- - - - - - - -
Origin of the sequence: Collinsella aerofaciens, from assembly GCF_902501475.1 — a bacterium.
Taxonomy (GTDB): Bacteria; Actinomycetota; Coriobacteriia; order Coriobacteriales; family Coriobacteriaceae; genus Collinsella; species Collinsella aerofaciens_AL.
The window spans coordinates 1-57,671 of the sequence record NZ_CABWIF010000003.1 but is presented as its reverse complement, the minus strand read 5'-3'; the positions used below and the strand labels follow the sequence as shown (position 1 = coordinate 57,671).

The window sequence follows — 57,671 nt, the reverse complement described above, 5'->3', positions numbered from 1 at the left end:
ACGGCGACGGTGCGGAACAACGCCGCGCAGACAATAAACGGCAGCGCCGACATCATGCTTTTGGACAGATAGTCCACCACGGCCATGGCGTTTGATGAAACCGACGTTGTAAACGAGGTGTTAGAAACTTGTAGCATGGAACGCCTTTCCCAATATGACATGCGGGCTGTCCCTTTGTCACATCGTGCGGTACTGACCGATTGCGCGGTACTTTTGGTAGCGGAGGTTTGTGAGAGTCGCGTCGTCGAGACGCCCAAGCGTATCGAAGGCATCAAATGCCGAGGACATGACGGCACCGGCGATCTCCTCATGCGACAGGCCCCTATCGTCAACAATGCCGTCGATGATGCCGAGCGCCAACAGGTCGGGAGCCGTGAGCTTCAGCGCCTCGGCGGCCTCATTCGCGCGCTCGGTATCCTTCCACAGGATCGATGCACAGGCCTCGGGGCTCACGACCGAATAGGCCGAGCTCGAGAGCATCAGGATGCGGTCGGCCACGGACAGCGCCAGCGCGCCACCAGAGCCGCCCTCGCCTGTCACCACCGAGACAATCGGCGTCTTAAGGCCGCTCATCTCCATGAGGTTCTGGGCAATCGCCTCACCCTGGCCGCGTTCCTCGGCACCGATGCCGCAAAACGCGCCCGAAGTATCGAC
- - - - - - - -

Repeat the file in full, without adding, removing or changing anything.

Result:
Origin of the sequence: Collinsella aerofaciens, from assembly GCF_902501475.1 — a bacterium.
Taxonomy (GTDB): Bacteria; Actinomycetota; Coriobacteriia; order Coriobacteriales; family Coriobacteriaceae; genus Collinsella; species Collinsella aerofaciens_AL.
The window spans coordinates 1-57,671 of the sequence record NZ_CABWIF010000003.1 but is presented as its reverse complement, the minus strand read 5'-3'; the positions used below and the strand labels follow the sequence as shown (position 1 = coordinate 57,671).

The window sequence follows — 57,671 nt, the reverse complement described above, 5'->3', positions numbered from 1 at the left end:
ACGGCGACGGTGCGGAACAACGCCGCGCAGACAATAAACGGCAGCGCCGACATCATGCTTTTGGACAGATAGTCCACCACGGCCATGGCGTTTGATGAAACCGACGTTGTAAACGAGGTGTTAGAAACTTGTAGCATGGAACGCCTTTCCCAATATGACATGCGGGCTGTCCCTTTGTCACATCGTGCGGTACTGACCGATTGCGCGGTACTTTTGGTAGCGGAGGTTTGTGAGAGTCGCGTCGTCGAGACGCCCAAGCGTATCGAAGGCATCAAATGCCGAGGACATGACGGCACCGGCGATCTCCTCATGCGACAGGCCCCTATCGTCAACAATGCCGTCGATGATGCCGAGCGCCAACAGGTCGGGAGCCGTGAGCTTCAGCGCCTCGGCGGCCTCATTCGCGCGCTCGGTATCCTTCCACAGGATCGATGCACAGGCCTCGGGGCTCACGACCGAATAGGCCGAGCTCGAGAGCATCAGGATGCGGTCGGCCACGGACAGCGCCAGCGCGCCACCAGAGCCGCCCTCGCCTGTCACCACCGAGACAATCGGCGTCTTAAGGCCGCTCATCTCCATGAGGTTCTGGGCAATCGCCTCACCCTGGCCGCGTTCCTCGGCACCGATGCCGCAAAACGCGCCCGAAGTATCGAC